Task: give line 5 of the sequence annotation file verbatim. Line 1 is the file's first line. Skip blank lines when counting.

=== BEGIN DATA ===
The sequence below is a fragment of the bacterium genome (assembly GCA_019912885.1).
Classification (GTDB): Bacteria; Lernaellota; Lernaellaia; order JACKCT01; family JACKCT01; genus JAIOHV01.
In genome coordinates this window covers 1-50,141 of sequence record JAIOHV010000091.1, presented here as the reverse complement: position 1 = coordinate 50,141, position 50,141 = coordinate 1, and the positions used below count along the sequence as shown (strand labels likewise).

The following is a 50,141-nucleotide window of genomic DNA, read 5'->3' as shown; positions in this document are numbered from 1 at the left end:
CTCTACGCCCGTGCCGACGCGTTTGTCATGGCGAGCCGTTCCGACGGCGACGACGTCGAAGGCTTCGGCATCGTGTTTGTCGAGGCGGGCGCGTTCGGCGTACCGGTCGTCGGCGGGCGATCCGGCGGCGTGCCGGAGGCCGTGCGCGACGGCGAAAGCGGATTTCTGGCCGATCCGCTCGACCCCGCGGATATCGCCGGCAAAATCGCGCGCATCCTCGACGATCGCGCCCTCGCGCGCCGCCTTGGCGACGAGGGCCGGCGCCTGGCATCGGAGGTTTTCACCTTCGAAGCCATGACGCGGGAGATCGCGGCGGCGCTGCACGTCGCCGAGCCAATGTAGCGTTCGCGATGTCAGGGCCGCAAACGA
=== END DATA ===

CTCTACGCCCGTGCCGACGCGTTTGTCATGGCGAGCCGTTCCGACGGCGACGACGTCGAAGGCTTCGGCATCGTGTTTGTCGAGGCGGGCGCGTTCGGCGTACCGGTCGTCGGCGGGCGATCCGGCGGCGTGCCGGAGGCCGTGCGCGACGGCGAAAGCGGATTTCTGGCCGATCCGCTCGACCCCGCGGATATCGCCGGCAAAATCGCGCGCATCCTCGACGATCGCGCCCTCGCGCGCCGCCTTGGCGACGAGGGCCGGCGCCTGGCATCGGAGGTTTTCACCTTCGAAGCCATGACGCGGGAGATCGCGGCGGCGCTGCACGTCGCCGAGCCAATGTAGCGTTCGCGATGTCAGGGCCGCAAACGA